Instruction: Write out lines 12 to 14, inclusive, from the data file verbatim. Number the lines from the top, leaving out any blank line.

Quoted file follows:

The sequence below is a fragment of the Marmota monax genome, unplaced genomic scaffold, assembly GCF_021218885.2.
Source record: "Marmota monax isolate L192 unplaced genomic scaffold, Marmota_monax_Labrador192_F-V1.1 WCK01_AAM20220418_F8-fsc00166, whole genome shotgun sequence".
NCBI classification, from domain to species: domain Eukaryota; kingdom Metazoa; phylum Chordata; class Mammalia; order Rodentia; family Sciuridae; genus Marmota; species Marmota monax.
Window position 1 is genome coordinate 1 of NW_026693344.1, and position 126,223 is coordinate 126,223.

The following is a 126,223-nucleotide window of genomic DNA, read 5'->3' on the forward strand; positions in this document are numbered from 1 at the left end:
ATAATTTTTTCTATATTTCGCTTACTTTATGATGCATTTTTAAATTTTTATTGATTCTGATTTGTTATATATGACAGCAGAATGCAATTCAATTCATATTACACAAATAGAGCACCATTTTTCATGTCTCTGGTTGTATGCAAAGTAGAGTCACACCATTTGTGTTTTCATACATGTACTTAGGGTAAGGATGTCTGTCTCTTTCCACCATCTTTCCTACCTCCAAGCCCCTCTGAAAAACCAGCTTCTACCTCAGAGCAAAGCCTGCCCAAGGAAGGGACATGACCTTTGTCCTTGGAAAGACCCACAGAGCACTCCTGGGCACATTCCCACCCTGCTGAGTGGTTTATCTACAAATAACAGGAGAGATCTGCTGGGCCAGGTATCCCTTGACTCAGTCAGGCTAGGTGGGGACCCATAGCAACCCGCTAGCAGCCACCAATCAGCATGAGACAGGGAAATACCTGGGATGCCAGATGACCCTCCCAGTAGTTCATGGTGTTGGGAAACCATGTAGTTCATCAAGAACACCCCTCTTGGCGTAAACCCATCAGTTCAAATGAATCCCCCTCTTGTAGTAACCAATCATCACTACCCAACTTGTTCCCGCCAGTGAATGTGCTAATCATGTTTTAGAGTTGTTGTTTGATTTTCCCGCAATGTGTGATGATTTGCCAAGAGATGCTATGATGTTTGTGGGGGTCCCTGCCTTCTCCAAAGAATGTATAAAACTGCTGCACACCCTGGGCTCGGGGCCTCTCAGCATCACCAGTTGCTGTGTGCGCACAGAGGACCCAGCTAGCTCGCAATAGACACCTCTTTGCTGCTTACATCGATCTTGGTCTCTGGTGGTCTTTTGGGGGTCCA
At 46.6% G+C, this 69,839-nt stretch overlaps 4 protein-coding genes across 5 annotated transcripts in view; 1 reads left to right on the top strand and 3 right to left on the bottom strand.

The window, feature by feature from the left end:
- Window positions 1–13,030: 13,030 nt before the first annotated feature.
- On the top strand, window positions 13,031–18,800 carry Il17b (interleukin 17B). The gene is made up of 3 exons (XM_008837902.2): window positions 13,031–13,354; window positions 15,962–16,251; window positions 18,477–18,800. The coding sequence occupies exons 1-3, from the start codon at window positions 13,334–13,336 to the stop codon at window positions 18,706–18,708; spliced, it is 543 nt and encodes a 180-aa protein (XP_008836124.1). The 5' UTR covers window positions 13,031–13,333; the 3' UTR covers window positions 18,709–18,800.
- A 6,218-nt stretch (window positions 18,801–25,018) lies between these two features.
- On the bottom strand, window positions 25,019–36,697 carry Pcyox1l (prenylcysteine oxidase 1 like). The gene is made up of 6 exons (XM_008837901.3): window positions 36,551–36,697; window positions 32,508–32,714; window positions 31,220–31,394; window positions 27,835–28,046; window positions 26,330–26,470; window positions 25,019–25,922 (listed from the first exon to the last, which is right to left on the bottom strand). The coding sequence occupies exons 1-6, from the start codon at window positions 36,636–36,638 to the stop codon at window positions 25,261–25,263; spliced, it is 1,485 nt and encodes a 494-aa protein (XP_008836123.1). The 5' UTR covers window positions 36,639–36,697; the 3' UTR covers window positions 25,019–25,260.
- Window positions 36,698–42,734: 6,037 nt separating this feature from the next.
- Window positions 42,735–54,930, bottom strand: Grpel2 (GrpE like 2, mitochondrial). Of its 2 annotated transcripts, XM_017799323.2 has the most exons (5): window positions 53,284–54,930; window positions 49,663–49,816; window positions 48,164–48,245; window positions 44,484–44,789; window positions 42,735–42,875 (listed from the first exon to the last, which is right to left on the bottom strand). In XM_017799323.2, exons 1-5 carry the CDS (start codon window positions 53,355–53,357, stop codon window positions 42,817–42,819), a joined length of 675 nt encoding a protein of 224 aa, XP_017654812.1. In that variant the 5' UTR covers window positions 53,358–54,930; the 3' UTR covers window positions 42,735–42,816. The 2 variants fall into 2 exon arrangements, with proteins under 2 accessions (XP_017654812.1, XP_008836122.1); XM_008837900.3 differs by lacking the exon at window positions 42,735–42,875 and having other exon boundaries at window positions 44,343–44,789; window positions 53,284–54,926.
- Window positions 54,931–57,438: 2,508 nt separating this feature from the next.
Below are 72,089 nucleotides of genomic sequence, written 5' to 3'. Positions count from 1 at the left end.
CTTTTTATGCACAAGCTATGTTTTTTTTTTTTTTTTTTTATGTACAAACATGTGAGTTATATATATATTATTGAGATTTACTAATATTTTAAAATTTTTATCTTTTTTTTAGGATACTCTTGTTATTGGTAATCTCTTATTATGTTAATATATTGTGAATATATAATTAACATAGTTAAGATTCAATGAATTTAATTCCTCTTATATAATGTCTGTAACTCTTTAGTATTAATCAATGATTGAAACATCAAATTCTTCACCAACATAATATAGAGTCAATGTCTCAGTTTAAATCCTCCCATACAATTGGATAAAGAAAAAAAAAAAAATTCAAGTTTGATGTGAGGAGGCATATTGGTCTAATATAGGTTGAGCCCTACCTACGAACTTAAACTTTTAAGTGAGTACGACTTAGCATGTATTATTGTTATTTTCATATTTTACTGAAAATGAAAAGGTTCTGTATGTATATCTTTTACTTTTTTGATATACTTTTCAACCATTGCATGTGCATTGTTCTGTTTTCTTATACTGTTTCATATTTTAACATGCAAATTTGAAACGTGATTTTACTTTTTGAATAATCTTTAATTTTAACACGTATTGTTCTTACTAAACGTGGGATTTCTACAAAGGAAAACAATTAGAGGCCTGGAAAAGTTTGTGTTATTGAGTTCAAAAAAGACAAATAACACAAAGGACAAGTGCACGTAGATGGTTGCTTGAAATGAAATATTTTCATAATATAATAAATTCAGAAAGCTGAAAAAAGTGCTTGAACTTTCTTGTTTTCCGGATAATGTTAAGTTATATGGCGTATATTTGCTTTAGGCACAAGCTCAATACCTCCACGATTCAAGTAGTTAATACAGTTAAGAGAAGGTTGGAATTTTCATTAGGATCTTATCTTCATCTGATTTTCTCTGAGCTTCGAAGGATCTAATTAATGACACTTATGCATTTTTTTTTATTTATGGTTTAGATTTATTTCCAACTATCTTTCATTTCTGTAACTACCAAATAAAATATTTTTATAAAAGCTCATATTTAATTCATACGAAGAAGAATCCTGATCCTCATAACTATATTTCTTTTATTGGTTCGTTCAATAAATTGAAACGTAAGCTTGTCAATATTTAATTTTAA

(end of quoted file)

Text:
- On the bottom strand, window positions 25,019–36,697 carry Pcyox1l (prenylcysteine oxidase 1 like). The gene is made up of 6 exons (XM_008837901.3): window positions 36,551–36,697; window positions 32,508–32,714; window positions 31,220–31,394; window positions 27,835–28,046; window positions 26,330–26,470; window positions 25,019–25,922 (listed from the first exon to the last, which is right to left on the bottom strand). The coding sequence occupies exons 1-6, from the start codon at window positions 36,636–36,638 to the stop codon at window positions 25,261–25,263; spliced, it is 1,485 nt and encodes a 494-aa protein (XP_008836123.1). The 5' UTR covers window positions 36,639–36,697; the 3' UTR covers window positions 25,019–25,260.
- Window positions 36,698–42,734: 6,037 nt separating this feature from the next.
- Window positions 42,735–54,930, bottom strand: Grpel2 (GrpE like 2, mitochondrial). Of its 2 annotated transcripts, XM_017799323.2 has the most exons (5): window positions 53,284–54,930; window positions 49,663–49,816; window positions 48,164–48,245; window positions 44,484–44,789; window positions 42,735–42,875 (listed from the first exon to the last, which is right to left on the bottom strand). In XM_017799323.2, exons 1-5 carry the CDS (start codon window positions 53,355–53,357, stop codon window positions 42,817–42,819), a joined length of 675 nt encoding a protein of 224 aa, XP_017654812.1. In that variant the 5' UTR covers window positions 53,358–54,930; the 3' UTR covers window positions 42,735–42,816. The 2 variants fall into 2 exon arrangements, with proteins under 2 accessions (XP_017654812.1, XP_008836122.1); XM_008837900.3 differs by lacking the exon at window positions 42,735–42,875 and having other exon boundaries at window positions 44,343–44,789; window positions 53,284–54,926.